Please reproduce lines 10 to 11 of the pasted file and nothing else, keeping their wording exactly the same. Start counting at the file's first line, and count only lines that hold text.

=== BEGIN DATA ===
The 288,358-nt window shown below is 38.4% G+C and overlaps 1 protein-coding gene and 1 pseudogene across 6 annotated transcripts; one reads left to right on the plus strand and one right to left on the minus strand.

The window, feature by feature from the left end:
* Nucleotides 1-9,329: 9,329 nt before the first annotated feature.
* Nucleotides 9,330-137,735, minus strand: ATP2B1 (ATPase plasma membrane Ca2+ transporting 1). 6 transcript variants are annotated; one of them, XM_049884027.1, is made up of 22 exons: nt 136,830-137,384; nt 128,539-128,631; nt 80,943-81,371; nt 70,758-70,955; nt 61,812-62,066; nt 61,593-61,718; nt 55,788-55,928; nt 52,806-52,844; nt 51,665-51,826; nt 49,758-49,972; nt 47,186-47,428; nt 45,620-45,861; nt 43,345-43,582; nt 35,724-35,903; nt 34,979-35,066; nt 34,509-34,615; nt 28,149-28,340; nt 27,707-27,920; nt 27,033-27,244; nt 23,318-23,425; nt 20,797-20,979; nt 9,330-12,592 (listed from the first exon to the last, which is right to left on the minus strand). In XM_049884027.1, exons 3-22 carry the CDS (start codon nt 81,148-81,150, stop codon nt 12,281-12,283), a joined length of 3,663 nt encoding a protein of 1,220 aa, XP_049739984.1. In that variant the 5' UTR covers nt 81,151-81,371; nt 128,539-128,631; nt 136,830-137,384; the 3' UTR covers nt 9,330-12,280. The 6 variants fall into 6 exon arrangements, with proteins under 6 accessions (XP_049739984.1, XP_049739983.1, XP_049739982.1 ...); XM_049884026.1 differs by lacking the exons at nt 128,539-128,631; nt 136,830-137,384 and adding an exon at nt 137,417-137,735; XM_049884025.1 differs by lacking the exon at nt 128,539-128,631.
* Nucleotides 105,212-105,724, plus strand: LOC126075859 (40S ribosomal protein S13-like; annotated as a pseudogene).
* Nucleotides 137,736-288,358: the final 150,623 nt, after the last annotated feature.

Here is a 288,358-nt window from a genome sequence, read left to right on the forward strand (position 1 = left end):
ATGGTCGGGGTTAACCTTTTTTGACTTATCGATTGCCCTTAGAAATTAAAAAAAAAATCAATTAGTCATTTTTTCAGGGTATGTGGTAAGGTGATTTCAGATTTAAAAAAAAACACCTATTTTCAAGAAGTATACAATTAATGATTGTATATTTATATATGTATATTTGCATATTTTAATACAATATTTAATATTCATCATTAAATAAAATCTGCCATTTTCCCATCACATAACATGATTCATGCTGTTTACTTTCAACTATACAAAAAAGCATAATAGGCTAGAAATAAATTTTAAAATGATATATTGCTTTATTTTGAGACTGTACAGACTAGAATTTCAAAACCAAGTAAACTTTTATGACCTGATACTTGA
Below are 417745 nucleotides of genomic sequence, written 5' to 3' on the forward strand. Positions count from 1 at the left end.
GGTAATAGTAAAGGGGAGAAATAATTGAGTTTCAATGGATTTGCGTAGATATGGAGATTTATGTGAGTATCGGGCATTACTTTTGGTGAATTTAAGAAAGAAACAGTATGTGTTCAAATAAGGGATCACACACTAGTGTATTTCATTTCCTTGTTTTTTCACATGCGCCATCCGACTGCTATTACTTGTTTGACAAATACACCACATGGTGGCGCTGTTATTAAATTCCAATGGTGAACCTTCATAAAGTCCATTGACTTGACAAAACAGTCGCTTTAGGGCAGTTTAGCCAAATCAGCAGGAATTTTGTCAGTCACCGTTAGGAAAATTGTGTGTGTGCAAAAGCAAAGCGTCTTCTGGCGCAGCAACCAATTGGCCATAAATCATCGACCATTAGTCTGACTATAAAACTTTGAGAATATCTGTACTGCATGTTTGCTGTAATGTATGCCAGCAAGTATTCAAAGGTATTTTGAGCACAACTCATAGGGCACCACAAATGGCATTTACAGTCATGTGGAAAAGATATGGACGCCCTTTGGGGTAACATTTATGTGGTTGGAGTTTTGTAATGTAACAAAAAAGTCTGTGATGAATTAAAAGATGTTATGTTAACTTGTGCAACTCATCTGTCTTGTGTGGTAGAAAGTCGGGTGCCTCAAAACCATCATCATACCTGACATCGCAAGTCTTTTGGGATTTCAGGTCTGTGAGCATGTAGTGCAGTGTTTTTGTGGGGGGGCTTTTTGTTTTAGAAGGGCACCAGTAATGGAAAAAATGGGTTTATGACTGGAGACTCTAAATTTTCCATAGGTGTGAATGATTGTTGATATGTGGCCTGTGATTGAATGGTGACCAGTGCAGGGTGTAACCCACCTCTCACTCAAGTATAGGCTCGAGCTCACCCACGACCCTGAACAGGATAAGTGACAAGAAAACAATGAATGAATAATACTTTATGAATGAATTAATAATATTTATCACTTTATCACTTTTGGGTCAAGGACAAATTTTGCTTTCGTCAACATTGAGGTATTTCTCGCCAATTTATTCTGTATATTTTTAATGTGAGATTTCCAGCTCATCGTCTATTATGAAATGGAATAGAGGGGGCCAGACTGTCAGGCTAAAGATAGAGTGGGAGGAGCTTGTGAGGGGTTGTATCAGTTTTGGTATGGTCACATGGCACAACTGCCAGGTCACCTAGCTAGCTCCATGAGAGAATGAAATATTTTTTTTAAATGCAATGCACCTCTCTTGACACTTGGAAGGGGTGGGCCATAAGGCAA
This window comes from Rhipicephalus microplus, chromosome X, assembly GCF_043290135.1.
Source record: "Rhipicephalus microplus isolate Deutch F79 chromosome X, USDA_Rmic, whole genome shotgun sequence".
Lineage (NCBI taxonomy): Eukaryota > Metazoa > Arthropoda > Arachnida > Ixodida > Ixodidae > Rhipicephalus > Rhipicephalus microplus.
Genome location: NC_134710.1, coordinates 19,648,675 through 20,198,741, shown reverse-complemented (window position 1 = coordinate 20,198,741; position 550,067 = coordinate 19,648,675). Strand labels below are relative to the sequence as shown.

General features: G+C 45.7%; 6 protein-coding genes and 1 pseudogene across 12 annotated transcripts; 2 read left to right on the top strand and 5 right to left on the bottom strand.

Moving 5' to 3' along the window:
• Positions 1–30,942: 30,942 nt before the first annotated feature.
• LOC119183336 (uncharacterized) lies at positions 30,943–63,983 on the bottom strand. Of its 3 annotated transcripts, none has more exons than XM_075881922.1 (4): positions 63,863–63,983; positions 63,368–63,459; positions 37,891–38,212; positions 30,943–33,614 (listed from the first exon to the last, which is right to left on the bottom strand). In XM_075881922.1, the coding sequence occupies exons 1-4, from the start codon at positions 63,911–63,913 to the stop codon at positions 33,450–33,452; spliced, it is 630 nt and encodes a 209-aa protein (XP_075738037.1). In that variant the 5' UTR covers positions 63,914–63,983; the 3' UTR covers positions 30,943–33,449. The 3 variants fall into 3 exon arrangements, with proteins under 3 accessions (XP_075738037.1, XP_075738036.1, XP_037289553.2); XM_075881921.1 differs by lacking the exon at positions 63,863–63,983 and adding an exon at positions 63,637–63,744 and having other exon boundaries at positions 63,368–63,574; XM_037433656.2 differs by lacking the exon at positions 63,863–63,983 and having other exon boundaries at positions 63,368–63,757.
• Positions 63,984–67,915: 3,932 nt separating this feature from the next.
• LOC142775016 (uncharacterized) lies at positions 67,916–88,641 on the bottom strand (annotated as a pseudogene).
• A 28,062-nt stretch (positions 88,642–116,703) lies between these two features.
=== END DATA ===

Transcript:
GGTAATAGTAAAGGGGAGAAATAATTGAGTTTCAATGGATTTGCGTAGATATGGAGATTTATGTGAGTATCGGGCATTACTTTTGGTGAATTTAAGAAAGAAACAGTATGTGTTCAAATAAGGGATCACACACTAGTGTATTTCATTTCCTTGTTTTTTCACATGCGCCATCCGACTGCTATTACTTGTTTGACAAATACACCACATGGTGGCGCTGTTATTAAATTCCAATGGTGAACCTTCATAAAGTCCATTGACTTGACAAAACAGTCGCTTTAGGGCAGTTTAGCCAAATCAGCAGGAATTTTGTCAGTCACCGTTAGGAAAATTGTGTGTGTGCAAAAGCAAAGCGTCTTCTGGCGCAGCAACCAATTGGCCATAAATCATCGACCATTAGTCTGACTATAAAACTTTGAGAATATCTGTACTGCATGTTTGCTGTAATGTATGCCAGCAAGTATTCAAAGGTATTTTGAGCACAACTCATAGGGCACCACAAATGGCATTTACAGTCATGTGGAAAAGATATGGACGCCCTTTGGGGTAACATTTATGTGGTTGGAGTTTTGTAATGTAACAAAAAAGTCTGTGATGAATTAAAAGATGTTATGTTAACTTGTGCAACTCATCTGTCTTGTGTGGTAGAAAGTCGGGTGCCTCAAAACCATCATCATACCTGACATCGCAAGTCTTTTGGGATTTCAGGTCTGTGAGCATGTAGTGCAGTGTTTTTGTGGGGGGGCTTTTTGTTTTAGAAGGGCACCAGTAATGGAAAAAATGGGTTTATGACTGGAGACTCTAAATTTTCCATAGGTGTGAATGATTGTTGATATGTGGCCTGTGATTGAATGGTGACCAGTGCAGGGTGTAACCCACCTCTCACTCAAGTATAGGCTCGAGCTCACCCACGACCCTGAACAGGATAAGTGACAAGAAAACAATGAATGAATAATACTTTATGAATGAATTAATAATATTTATCACTTTATCACTTTTGGGTCAAGGACAAATTTTGCTTTCGTCAACATTGAGGTATTTCTCGCCAATTTATTCTGTATATTTTTAATGTGAGATTTCCAGCTCATCGTCTATTATGAAATGGAATAGAGGGGGCCAGACTGTCAGGCTAAAGATAGAGTGGGAGGAGCTTGTGAGGGGTTGTATCAGTTTTGGTATGGTCACATGGCACAACTGCCAGGTCACCTAGCTAGCTCCATGAGAGAATGAAATATTTTTTTTAAATGCAATGCACCTCTCTTGACACTTGGAAGGGGTGGGCCATAAGGCAA
This window comes from Rhipicephalus microplus, chromosome X, assembly GCF_043290135.1.